NEW YORK • It is not often that foreign publications wade into the thicket of an American presidential election and accuse a candidate of misogyny and hate speech. It is even rarer for a foreign fashion magazine to do so.
But for its July issue, the editor-in-chief of the Mexican and Latin American edition of Marie Claire has climbed atop her glossy soap box with a cover story directed at Ms Ivanka Trump - and, obliquely, her father, Mr Donald Trump, the presumptive Republican nominee.
In bold cover type, the magazine pleads: "Dear Ivanka. When will you protect us from your father?" And inside, essay writers beg: Do something. Talk to him. Stop him.
The issue includes letters from journalists, academics and artists, all of them Latin American, some of them living and working in the United States. They attempt to appeal to Ms Trump as a mother, as a businesswoman, as an educated woman, as someone who, having converted to Judaism, might have particular insight into the history of religious persecution and how it festers and grows.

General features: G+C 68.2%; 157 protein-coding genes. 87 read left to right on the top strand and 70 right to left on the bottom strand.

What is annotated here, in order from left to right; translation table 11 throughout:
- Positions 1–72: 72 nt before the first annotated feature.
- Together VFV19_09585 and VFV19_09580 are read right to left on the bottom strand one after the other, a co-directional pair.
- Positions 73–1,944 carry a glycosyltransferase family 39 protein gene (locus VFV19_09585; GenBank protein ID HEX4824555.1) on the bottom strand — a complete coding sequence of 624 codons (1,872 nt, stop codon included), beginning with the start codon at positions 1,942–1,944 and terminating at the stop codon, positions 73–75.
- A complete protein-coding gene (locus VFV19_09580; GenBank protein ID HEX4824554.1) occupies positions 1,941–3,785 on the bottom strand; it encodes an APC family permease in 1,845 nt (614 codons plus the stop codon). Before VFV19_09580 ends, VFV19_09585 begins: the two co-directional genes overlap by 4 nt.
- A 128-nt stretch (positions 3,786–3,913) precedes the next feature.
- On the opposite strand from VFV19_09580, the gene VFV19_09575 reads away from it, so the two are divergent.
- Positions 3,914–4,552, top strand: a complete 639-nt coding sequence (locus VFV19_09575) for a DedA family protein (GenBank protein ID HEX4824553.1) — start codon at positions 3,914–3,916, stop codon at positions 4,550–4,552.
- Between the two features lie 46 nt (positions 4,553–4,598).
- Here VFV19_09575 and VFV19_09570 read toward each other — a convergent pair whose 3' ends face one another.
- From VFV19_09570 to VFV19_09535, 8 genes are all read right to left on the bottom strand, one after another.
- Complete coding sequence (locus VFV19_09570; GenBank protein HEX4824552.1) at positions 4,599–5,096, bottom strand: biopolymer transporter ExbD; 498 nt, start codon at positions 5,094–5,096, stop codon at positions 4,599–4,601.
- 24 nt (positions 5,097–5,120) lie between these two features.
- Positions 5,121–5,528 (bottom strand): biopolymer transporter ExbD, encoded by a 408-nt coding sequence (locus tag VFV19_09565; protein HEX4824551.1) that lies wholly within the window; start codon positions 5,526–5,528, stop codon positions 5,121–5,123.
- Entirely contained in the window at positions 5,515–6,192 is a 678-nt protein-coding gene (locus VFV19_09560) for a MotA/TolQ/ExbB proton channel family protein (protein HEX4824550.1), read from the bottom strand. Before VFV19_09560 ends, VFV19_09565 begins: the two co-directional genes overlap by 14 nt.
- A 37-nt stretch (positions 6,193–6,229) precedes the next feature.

In her opening letter to readers, editor Daniela Von Wobeser writes: "I'd like to ask you, from the bottom of my heart, if supporting your dad's strategy is the best thing for you, as a woman, or the best for your country, and, consequently, mine... Dear Ivanka, do you think your father would be the leader America deserves? Do you think the values your dad promotes are the ones you want... your three children to inherit?"
Ms Lorenza Amigo, who describes herself as a Mexican-born freelance writer and housewife living in Chicago, writes: "Don't you think that Trump's comparison to Hitler, made several times in media, is enough to raise a red flag? Do you want to be part of this hate campaign, to be remembered in history as that hypocrite who preferred to overlook and allow such atrocity?"
Fashion magazines have long addressed social and cultural concerns. Ms Von Wobeser reminds her readers that a founder of Marie Claire France was involved in petitioning the Vatican to reconsider its stance on contraception.
On politics, fashion magazines are, however, usually mindful that partisanship can cost them readers. But Mr Trump - and outrage - may be good for circulation.